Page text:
Most of the passengers were still asleep. The end stop, Howrah, was still a good couple of hours away. As he strolled his way to exit, Kamal saw just one man stand on the edge of the door. Good, he thought, no crowd, no rush. But, when he reached near the door, he saw there was someone ahead, a girl, the same girl who hadn't slept last night . She was trying to get off the train.

Some people, most likely her parents, had already gotten off and were stretching their hands out to her in a sort of helping gesture.
When Kamal peered over the shoulder of the man ahead he could see there was an all too apparent air of anxiety over their faces. At first, he failed to comprehend the matter, but, quite soon, he was in the know and it would be an eternal wish of his that he never knew anything.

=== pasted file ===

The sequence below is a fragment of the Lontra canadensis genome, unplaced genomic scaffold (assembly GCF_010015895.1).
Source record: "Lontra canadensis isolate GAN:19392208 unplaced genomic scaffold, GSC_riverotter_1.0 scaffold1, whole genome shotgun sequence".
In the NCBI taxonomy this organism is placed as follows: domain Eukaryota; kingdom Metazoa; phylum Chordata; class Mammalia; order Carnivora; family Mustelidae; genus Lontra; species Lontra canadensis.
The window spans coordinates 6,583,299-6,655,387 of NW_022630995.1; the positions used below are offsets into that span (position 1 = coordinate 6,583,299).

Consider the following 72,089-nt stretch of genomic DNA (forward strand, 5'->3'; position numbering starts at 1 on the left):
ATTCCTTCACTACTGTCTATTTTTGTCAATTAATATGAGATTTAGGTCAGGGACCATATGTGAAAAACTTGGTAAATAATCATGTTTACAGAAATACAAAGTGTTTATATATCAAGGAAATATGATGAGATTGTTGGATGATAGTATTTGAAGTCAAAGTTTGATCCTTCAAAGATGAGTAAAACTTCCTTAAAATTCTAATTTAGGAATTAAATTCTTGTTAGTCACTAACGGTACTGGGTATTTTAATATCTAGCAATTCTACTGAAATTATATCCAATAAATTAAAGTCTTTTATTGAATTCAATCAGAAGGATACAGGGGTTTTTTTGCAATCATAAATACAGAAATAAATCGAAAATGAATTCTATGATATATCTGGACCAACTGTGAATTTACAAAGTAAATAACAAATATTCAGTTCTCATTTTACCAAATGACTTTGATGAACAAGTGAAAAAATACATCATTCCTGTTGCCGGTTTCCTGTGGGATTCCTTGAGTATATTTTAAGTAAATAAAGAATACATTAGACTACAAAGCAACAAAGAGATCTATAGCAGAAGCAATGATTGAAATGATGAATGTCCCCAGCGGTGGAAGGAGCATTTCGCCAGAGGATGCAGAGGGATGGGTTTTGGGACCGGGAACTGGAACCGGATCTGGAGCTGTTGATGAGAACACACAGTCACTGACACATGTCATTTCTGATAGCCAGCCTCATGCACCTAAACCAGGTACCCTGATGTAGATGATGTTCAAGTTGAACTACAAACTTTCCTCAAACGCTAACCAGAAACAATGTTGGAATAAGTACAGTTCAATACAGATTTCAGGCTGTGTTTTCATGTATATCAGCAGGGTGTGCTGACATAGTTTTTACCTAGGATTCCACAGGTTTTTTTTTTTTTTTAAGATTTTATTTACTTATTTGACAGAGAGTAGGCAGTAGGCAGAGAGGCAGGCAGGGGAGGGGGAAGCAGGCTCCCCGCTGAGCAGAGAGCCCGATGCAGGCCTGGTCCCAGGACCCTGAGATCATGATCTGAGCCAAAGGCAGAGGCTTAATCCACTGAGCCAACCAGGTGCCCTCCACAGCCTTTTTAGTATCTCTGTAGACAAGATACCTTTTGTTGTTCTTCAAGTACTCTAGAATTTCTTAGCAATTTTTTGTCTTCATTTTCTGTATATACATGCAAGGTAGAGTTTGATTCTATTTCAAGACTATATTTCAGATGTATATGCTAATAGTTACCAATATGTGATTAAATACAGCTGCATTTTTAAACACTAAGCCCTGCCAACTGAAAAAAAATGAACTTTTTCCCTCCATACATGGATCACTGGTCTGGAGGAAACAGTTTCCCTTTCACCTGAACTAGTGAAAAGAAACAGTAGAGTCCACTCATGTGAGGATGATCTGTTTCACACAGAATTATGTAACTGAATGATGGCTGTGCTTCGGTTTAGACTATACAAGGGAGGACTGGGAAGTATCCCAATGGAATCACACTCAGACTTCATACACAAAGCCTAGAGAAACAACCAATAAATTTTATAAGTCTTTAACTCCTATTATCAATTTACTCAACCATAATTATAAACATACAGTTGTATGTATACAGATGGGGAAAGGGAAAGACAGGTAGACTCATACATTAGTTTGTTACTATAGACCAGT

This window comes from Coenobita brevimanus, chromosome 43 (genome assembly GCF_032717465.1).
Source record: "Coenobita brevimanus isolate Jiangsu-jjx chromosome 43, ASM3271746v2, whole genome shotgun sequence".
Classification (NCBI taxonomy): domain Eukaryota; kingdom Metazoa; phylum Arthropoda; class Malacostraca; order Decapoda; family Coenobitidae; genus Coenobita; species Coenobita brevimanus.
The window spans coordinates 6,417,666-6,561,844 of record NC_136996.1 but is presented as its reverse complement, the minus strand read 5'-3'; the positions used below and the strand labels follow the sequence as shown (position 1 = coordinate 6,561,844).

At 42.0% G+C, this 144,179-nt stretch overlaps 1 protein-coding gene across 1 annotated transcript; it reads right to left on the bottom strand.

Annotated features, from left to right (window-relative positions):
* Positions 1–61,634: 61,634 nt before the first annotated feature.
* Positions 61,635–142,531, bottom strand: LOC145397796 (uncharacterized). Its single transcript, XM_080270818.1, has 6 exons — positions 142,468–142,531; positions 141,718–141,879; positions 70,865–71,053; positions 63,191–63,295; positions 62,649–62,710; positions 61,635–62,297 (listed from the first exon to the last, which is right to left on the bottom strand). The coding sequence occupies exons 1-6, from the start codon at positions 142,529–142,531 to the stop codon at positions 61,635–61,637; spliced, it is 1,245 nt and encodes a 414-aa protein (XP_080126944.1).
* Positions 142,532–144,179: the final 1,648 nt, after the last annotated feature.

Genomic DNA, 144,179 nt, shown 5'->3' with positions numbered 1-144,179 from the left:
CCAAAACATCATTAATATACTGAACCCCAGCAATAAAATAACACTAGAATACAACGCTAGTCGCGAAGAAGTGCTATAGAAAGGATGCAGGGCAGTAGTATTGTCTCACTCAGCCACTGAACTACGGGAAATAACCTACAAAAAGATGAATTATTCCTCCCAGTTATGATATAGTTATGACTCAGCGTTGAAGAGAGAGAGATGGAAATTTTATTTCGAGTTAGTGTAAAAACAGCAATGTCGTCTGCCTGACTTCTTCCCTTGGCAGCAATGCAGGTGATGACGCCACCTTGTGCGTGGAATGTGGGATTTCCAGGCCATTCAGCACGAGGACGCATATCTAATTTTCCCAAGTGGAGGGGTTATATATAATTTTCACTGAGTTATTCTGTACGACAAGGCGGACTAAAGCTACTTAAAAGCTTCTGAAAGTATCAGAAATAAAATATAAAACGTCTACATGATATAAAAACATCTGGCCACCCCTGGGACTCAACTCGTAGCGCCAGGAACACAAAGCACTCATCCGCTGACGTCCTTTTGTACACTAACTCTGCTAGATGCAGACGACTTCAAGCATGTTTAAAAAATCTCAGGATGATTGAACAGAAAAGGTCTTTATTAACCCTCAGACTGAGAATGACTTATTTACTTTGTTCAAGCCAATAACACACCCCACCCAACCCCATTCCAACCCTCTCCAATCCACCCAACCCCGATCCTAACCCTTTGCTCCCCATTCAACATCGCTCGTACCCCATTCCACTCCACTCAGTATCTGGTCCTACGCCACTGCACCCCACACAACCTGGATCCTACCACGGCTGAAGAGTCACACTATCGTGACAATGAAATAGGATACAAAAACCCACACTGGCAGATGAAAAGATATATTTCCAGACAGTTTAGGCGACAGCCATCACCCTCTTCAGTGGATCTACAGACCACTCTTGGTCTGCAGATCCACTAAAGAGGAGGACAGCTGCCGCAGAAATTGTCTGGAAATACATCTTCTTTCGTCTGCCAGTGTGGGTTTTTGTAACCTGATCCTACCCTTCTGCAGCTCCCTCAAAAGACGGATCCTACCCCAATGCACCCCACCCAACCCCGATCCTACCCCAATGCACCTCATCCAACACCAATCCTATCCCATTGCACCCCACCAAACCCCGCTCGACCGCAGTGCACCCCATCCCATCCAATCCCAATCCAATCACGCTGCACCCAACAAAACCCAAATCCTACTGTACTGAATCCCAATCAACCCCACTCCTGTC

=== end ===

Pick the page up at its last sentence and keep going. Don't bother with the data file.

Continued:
Kamal saw the young girl, dressed in an all-pink salwar kurta, cling onto an iron rod beside the door, she was holding onto it as desperately as a troubled child holds onto her mother. Slowly, very slowly, she stretched a leg out so as to alight from the train, Kamal saw it was trembling, just like her hands were once they began to relax their grip over the rod. She shifted her body, slowly, towards the platform, her parents , now Kamal was quite sure of their identity, stood on the platform encouraging her , prodding her, her father saying " It's easy, dear. Very easy. Just a bit more! Just a bit! I am here! Your father is here!" , his hands gestured to lure her towards him. Alas! Just when her feet had almost touched the ground, she screamed and jerked back into the train.